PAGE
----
It is impossible in this limited space and time, to present this thesis in great detail.  However, even an outline of the similarities between the beliefs and activities of the Nazi movement of the early twentieth century and those of Radical Right Republicans and the radical Jihadist terrorists of ISIS (or ISIL) is chilling enough to lead us to conclude that vigilance is a necessity. Sometimes Americans are led to pay far too much attention to the authoritarian and extremist views of the far Left (communism; socialism) and far too little to the nihilistic and destructive terrorism and authoritarianism of the extremists of the far Right (is that a 'tactic' in itself?).   

Let us return to the book to begin our research for this outline of similarities.  It is difficult to evoke or maintain a stable democracy in the midst of mass extremism, intolerance, a desperate desire for radical (or regressive) change, and a moral passivity.  All those factors and more were present in Germany then and in our nation now as the fertile “breeding grounds” for right-wing extremists.  Let us briefly explore the strategies the Nazis of Northeim used to reap the harvest of control.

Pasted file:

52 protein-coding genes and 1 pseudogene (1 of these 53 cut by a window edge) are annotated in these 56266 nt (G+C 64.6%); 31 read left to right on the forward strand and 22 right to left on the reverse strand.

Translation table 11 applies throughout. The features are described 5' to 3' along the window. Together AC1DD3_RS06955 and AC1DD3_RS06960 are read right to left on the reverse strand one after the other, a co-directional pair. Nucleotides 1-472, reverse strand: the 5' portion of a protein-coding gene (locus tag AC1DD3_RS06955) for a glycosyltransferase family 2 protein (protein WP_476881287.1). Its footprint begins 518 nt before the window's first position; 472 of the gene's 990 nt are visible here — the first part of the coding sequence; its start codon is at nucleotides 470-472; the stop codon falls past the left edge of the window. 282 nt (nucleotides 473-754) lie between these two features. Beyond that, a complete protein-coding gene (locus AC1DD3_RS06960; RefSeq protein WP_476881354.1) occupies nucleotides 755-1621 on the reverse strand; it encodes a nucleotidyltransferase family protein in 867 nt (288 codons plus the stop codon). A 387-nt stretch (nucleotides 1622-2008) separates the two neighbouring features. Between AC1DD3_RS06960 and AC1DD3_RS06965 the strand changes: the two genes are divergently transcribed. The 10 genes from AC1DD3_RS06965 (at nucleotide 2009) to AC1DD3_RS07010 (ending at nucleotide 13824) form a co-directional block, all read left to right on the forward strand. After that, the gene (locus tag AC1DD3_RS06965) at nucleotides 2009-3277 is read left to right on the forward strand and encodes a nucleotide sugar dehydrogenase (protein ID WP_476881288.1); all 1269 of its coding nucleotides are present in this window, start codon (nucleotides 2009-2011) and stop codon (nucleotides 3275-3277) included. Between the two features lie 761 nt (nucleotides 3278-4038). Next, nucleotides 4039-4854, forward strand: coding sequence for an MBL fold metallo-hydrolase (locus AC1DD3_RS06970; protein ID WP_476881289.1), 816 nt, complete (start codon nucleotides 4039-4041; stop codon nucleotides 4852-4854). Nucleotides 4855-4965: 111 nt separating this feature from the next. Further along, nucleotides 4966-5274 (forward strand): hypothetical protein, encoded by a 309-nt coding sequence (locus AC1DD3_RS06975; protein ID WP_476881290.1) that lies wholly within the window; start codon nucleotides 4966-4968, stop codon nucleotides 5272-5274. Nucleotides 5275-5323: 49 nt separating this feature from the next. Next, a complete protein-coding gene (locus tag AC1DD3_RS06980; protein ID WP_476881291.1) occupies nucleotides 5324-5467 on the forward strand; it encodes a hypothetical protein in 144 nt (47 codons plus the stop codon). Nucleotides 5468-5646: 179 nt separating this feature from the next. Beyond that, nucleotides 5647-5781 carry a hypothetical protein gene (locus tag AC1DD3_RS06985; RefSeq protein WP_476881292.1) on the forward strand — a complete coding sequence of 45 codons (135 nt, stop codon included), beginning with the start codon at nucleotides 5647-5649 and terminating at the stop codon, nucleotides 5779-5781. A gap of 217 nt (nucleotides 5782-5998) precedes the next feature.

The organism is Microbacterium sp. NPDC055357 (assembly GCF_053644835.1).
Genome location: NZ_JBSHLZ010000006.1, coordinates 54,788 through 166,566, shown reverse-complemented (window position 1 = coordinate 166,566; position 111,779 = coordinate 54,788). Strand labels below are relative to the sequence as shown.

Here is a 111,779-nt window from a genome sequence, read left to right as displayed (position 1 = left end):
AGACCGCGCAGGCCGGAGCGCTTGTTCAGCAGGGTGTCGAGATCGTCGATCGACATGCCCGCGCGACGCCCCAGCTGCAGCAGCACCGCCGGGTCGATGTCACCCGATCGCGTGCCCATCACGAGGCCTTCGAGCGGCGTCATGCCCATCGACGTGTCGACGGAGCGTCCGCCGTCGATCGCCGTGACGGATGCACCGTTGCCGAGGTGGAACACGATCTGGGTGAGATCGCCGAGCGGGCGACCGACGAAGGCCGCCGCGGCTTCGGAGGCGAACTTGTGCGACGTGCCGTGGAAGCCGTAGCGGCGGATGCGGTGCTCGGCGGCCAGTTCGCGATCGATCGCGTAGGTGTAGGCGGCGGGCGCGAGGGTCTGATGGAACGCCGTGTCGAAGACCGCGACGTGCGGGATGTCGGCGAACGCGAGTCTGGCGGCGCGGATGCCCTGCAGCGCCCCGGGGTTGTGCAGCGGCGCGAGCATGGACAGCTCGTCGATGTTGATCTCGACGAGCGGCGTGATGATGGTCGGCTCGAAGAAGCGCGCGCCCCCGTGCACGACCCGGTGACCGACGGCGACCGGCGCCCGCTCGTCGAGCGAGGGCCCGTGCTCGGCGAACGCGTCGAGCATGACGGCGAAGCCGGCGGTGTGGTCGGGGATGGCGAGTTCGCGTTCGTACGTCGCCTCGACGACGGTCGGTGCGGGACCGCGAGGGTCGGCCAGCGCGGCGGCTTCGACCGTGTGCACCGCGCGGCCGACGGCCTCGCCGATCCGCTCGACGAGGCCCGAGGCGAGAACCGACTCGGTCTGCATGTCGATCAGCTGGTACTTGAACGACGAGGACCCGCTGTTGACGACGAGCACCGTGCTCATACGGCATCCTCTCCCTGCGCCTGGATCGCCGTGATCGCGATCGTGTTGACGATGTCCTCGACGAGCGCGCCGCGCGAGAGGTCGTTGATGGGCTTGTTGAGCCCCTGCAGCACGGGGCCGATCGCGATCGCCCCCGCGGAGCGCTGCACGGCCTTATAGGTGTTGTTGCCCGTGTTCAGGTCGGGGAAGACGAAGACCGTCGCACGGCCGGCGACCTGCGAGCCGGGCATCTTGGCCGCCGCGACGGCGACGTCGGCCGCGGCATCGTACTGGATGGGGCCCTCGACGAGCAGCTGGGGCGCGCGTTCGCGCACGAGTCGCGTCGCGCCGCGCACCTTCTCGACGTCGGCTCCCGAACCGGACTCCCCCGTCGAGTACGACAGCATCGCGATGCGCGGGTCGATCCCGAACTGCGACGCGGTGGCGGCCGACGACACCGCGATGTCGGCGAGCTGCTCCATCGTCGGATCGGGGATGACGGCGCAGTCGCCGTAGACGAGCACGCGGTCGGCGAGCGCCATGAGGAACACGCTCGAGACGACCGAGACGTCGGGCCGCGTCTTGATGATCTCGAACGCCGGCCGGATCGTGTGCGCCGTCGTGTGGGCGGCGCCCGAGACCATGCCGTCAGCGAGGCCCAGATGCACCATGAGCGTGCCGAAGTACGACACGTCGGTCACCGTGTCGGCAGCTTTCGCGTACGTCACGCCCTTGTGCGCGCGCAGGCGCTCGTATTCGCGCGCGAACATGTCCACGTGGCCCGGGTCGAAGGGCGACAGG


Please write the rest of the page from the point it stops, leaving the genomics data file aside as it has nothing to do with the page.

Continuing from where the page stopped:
1)  Use Outside Threat(s).  In 1930, “it was the depression or more accurately, the fear of its continued effects that contributed most heavily to the radicalization of Northeim’s people.”  Said one keen observer: “Most of those who joined the Nazis did so because they wanted a radical answer to the economic problem.  Then too, the people wanted a hard, sharp, clear leadership – they were disgusted with the eternal political strife of party politics.”